In Apple v. Samsung, the Supreme Court is presented with a classic issue of statutory interpretation in the case that has come to exemplify the Smart Phone Wars. In one of the many lawsuits brought by Apple against Samsung after Samsung rejected Apple’s offer to license its patents, a jury found Samsung liable for infringing Apple’s design patents on the iPhone. The statute clearly provides that Samsung’s “total profit” should be awarded for its infringement of Apple’s design patents on the iPhone.
Samsung is now arguing before the Supreme Court that the statute should be “interpreted” by judges according to policy concerns that patent owners should only be awarded damages for their specific contribution to a device that has multiple features. Although Samsung claims this is a new concern about patent damages given the invention of smart phones, it is not. Infringers have raised similar concerns for over a hundred years about such multi-feature inventions as the sewing machine in the 1850s and the light bulb and electrical distribution systems in the 1880s and 1890s, to name just a few patented inventions that have been the subject of innumerable “patent wars.”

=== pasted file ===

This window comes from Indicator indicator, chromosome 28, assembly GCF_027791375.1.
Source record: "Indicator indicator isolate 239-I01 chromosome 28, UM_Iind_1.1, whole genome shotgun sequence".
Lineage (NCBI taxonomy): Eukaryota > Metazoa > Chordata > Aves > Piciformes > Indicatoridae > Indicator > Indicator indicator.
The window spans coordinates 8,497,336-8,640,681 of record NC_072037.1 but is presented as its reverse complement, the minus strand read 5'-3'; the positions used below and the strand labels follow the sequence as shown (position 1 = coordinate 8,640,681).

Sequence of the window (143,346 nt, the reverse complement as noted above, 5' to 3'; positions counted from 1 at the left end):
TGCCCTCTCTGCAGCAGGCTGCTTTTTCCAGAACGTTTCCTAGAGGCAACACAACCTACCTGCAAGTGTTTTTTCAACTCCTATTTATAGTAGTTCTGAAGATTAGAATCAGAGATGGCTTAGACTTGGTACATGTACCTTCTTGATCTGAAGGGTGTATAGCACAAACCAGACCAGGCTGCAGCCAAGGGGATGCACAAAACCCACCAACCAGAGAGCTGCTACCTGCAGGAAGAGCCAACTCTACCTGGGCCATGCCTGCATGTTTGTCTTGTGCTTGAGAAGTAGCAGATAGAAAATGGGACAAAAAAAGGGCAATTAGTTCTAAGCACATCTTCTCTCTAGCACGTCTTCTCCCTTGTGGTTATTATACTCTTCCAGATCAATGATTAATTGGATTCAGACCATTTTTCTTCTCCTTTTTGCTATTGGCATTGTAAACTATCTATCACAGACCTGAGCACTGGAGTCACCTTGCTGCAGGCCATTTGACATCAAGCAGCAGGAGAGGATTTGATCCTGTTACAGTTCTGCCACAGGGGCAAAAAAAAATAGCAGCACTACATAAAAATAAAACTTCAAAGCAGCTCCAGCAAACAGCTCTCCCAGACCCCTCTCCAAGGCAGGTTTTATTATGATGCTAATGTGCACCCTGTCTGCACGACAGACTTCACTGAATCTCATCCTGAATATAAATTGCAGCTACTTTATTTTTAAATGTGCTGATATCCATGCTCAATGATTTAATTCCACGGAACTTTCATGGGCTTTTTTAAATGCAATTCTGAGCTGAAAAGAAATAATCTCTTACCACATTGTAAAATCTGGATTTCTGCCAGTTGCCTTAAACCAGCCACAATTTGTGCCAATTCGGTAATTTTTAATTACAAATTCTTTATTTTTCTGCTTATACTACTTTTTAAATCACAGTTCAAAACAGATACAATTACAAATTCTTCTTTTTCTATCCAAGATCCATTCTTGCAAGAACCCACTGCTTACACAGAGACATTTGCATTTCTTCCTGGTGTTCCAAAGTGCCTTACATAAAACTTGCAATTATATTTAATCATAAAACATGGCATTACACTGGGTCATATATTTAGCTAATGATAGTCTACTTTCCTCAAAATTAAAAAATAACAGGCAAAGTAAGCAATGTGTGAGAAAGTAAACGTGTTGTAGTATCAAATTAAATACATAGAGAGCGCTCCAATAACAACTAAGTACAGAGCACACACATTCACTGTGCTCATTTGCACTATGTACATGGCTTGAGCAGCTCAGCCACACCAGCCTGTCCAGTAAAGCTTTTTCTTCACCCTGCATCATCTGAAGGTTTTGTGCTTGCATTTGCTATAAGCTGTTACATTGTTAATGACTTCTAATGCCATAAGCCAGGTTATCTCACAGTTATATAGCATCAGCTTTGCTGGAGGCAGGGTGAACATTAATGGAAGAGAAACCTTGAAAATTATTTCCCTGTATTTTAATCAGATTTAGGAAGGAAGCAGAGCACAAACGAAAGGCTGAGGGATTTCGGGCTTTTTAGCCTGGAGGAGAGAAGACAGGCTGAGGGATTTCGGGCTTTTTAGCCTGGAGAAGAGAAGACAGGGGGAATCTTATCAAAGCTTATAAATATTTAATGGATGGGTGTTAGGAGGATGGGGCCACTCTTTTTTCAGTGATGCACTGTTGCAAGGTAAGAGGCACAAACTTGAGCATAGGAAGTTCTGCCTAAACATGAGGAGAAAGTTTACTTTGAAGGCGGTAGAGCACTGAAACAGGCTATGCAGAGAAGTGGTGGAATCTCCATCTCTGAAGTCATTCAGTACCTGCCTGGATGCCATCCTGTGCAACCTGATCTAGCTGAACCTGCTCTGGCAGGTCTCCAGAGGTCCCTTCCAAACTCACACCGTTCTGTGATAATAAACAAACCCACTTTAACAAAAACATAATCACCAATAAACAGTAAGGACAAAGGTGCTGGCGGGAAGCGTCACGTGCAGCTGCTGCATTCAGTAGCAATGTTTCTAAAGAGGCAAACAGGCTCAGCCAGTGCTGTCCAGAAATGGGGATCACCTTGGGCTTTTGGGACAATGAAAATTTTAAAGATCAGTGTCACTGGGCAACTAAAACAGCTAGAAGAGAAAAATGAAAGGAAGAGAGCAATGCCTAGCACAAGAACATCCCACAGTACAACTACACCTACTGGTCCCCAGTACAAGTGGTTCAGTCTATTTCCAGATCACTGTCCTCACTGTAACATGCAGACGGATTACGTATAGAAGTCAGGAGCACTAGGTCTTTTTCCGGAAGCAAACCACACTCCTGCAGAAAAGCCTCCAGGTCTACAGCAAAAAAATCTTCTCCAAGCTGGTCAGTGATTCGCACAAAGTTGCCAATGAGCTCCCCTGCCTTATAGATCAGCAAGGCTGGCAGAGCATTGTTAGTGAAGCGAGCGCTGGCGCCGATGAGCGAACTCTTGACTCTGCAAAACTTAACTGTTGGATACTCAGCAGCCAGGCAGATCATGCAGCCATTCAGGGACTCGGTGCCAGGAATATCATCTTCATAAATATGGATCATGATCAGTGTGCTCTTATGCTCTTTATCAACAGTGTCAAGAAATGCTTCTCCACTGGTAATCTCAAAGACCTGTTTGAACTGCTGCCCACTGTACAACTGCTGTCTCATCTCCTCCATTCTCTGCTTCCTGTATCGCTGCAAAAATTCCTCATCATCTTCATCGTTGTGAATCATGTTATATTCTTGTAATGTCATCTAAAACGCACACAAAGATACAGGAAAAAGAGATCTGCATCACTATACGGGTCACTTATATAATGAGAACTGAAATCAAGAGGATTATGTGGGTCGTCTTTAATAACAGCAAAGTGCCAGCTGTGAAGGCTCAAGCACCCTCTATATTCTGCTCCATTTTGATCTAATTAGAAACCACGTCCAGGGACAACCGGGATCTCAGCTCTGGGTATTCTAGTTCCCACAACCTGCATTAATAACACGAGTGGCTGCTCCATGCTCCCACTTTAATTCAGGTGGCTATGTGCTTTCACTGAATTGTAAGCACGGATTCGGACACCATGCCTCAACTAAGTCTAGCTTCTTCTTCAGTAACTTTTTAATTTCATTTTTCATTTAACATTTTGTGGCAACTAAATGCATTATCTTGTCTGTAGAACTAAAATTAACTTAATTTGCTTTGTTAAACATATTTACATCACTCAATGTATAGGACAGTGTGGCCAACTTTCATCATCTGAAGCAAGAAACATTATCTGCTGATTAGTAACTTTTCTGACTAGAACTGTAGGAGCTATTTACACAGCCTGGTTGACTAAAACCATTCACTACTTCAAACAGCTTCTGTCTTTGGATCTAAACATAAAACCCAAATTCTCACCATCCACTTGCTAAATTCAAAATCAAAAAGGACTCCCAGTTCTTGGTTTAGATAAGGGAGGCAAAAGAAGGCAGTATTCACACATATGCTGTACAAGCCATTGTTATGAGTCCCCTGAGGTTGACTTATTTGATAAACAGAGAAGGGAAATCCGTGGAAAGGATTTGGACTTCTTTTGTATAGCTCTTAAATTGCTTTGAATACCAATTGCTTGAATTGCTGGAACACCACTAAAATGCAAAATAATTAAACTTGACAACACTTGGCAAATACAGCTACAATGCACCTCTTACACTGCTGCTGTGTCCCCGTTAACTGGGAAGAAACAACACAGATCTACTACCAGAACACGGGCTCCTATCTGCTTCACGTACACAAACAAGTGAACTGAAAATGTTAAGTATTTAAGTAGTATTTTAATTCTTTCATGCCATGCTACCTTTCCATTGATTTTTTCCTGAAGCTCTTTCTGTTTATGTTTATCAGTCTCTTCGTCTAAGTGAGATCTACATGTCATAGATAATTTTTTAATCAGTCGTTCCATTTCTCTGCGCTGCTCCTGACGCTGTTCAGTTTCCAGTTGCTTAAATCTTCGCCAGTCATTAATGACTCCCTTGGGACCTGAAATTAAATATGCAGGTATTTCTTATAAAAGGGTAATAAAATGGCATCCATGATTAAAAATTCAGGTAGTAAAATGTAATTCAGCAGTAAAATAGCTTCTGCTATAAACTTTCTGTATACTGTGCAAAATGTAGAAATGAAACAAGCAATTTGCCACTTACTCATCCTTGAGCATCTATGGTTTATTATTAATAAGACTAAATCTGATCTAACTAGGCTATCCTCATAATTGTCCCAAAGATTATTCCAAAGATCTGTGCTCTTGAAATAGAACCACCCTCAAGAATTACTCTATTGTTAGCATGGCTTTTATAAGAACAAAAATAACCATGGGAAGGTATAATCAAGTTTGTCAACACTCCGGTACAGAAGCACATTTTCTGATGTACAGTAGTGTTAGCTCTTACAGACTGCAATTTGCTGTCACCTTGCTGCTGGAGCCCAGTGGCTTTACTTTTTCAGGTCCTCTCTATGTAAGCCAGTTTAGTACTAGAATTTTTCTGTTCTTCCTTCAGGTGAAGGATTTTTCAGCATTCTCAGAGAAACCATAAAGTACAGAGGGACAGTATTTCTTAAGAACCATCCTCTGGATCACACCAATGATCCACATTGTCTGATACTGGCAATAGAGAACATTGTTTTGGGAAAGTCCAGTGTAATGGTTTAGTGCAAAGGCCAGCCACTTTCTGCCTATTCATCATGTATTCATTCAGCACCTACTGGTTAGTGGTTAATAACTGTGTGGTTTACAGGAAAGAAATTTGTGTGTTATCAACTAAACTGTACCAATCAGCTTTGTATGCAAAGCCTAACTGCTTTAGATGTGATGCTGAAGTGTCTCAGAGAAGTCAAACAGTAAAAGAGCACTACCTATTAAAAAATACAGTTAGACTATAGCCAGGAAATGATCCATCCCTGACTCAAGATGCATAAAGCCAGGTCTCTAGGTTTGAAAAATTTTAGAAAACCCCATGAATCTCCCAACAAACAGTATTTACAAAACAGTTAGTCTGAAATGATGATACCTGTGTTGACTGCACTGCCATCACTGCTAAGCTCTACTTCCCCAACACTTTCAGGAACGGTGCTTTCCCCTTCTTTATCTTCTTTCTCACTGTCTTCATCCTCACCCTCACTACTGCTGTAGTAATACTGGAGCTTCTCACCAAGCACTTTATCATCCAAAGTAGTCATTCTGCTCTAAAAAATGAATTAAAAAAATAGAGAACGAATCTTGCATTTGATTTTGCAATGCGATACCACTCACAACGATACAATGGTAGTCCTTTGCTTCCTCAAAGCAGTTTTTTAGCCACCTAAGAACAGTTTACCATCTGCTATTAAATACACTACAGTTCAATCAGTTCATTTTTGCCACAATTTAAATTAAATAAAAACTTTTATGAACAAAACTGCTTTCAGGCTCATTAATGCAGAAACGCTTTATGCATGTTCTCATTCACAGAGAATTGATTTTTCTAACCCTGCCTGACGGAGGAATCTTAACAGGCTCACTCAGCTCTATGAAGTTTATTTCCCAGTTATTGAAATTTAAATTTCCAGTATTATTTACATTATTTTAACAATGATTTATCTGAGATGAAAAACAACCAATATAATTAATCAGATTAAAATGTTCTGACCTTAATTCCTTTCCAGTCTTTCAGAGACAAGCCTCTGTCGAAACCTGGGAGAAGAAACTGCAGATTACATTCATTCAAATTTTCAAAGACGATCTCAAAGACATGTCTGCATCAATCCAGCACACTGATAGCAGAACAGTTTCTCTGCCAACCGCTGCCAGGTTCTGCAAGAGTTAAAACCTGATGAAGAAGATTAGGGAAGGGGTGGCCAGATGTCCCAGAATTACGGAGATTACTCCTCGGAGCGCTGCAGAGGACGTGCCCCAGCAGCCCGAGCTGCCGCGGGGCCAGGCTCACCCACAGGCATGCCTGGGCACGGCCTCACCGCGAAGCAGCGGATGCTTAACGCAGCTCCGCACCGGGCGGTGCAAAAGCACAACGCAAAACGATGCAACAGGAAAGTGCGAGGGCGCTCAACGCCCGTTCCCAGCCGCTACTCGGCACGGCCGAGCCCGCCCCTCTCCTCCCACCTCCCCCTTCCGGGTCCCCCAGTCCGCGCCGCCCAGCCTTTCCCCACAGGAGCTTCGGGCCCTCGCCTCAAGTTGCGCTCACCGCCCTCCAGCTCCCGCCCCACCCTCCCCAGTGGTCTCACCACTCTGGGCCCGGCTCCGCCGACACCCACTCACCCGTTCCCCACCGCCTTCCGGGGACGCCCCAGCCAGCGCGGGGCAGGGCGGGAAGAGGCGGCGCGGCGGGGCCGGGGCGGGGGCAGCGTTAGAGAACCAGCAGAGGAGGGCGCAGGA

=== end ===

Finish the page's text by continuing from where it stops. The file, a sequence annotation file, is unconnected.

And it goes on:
In the oral argument, the Justices appeared amenable to Samsung’s argument that the statute be construed to accommodate its concerns. This is unfortunate, because in past cases, the Supreme Court has instructed litigants who have presented broader policy arguments about clear statutory language that they should address Congress to have the statutes repealed or amended. When statutory language is clear, it is the long-recognized province of the courts to apply the statute, not to rewrite the statutory language. This is especially important when the Court is asked to judicially rewrite a statute by a defendant like Samsung that made a strategic decision to infringe another company’s patented innovation, because this was deemed to be cheaper for it than negotiating with Apple and ultimately accepting Apple’s license.